Andrey Rublev put in a heroic performance, rallying back from 0-3 in the decider, to defeat Felix Auger-Aliassime 7-6(5), 6-7(7), 6-4 in a three-hour midnight battle and reach his second final in as many weeks.
Rublev enters the final against South African qualifier Lloyd Harris carrying an 11-match winning streak and looking to win a second title of the year, having lifted the trophy in Doha last Saturday.
The 22-year-old Russian is the first player since 2004 to reach finals in the opening two weeks of the season.
“These matches are amazing because after these matches you understand why you are working, what for you’re working, why you need to improve, why you need to break your ass on the practices even when you cannot or when you feel tired to enjoy these moments,” said Rublev.
“I mean, these moments are special that you’re not gonna feel in basic life, normal life without tennis.”
— Adelaide International (@AdelaideTennis) January 17, 2020
The first two sets saw both players combine to save 16/16 break points (eight each), with Rublev taking the opening set tiebreak, and Auger-Aliassime taking the second. The 19-year-old saved two match points to force a decider and got the first break of the match in game two of the final set on his way to a 3-0 lead, but Rublev struck back and drew level for 3-all.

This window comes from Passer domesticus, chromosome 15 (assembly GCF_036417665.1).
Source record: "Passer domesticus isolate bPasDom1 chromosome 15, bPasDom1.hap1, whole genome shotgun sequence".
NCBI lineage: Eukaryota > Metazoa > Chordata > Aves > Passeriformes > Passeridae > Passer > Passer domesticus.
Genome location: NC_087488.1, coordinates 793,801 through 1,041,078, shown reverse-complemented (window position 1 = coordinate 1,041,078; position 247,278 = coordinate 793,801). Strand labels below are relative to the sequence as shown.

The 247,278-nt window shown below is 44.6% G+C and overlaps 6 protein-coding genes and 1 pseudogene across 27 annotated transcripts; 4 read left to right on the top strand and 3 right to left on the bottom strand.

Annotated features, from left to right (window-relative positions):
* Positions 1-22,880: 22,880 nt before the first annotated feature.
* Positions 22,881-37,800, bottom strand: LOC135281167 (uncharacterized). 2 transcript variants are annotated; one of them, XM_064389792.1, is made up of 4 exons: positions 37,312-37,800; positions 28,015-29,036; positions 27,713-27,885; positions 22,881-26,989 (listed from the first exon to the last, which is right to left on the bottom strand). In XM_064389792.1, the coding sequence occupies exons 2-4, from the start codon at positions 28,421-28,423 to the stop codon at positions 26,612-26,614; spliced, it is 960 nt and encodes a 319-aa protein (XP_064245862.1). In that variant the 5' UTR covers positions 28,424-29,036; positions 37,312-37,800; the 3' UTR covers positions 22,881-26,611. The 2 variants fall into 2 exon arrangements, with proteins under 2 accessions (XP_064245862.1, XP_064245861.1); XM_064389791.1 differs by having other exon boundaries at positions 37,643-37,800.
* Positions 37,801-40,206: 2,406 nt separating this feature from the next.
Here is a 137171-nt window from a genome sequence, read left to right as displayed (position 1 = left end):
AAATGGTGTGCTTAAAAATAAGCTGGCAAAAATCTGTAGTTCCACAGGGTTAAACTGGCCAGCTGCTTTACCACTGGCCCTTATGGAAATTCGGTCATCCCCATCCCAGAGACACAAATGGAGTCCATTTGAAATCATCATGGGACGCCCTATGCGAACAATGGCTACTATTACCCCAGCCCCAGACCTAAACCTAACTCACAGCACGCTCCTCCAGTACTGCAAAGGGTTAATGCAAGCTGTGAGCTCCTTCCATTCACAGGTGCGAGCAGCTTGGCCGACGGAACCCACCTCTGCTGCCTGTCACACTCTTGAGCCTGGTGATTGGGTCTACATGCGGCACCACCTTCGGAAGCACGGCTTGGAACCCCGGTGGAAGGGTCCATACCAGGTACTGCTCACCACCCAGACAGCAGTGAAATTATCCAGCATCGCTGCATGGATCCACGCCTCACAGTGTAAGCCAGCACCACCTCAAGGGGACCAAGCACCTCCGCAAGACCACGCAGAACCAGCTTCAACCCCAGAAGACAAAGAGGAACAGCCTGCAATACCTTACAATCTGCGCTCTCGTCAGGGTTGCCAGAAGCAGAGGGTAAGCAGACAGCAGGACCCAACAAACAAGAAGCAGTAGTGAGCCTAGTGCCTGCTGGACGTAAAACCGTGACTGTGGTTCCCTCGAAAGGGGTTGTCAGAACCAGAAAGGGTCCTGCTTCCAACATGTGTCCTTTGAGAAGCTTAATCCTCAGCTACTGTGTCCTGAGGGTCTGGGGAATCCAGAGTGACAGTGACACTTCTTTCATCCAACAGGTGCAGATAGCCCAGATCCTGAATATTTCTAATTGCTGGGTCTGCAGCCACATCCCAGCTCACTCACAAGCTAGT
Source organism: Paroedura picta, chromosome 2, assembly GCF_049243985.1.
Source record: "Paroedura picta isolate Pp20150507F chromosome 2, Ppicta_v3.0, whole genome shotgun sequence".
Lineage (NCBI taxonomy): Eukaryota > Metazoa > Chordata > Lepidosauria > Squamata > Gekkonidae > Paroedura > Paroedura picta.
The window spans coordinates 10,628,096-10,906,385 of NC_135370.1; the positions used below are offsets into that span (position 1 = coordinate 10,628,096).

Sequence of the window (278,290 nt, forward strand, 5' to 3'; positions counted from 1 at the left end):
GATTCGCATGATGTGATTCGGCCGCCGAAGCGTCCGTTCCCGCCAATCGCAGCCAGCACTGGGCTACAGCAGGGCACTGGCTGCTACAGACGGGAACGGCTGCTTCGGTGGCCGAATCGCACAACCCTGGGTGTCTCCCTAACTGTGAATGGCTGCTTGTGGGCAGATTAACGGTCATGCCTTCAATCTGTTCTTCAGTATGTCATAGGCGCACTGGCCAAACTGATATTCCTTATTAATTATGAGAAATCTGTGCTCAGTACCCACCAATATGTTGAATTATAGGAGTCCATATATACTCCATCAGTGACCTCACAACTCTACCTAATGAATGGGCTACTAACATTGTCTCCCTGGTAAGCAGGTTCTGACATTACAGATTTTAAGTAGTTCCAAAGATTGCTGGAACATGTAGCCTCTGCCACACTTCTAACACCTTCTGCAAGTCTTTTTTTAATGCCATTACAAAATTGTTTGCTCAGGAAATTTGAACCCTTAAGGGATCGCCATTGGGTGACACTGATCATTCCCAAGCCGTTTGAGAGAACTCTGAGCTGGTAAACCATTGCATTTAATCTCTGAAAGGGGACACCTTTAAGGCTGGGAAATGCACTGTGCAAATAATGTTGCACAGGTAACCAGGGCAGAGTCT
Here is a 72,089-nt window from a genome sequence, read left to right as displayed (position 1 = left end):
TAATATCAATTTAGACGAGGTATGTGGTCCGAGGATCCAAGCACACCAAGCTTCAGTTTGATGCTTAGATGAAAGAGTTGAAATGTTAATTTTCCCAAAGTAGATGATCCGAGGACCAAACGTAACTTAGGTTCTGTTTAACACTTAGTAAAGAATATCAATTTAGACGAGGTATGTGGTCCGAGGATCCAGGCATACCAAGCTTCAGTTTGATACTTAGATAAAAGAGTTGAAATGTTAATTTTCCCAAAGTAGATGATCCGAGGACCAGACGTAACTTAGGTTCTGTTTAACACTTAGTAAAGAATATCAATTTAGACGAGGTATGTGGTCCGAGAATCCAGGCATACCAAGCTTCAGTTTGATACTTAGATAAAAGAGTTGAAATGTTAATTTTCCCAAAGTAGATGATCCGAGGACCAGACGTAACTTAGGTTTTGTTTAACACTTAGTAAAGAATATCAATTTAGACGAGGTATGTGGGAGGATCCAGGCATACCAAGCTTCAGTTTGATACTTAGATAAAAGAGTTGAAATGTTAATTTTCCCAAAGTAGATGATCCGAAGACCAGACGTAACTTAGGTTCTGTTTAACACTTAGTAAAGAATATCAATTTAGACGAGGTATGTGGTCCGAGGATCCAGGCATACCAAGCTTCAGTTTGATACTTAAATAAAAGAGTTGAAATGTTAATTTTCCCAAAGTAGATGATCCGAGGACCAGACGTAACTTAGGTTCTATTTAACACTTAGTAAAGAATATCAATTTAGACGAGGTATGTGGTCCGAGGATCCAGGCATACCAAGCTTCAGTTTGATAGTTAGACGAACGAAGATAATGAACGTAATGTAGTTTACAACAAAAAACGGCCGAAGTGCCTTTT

The third-seeded Russian saved break point to hold in the eighth game and broke Auger-Aliassime’s serve to inch ahead 5-4 and put himself in the position to serve for the victory.
He secured a memorable victory on a shanked overhead from Auger-Aliassime, who is now 0-2 head-to-head against Rublev.
“When we start to play after the first game, I say, ‘Wow, what is this?’ Basically today is not my day, and I accept that I’m gonna lose today,” said Rublev.
“Then I don’t know. I said, ‘Okay, he’s playing so good. I don’t know, the rhythm he gave me in the beginning was unbelievable’. I say, ‘Okay, he have more than all the chances to destroy me today, so I accept this. Let’s fight. Let’s try my best, and we’ll see what’s gonna happen’.”
Auger-Aliassime admitted he felt disappointed but hopes to use this as a learning experience.
“Disappointed, for sure. There were so many occasions. Obviously we all saw the same match. It’s tough to swallow, but I think we have to see the big picture,” said the Canadian teen.
“It’s a good level of tennis. It’s a good match, good battle. He deserved it as much as I did. There can only be one winner. That’s the way it is. I’m going to keep giving myself occasions to play matches like this and to go deep in tournaments, and hopefully one day it will go my way.”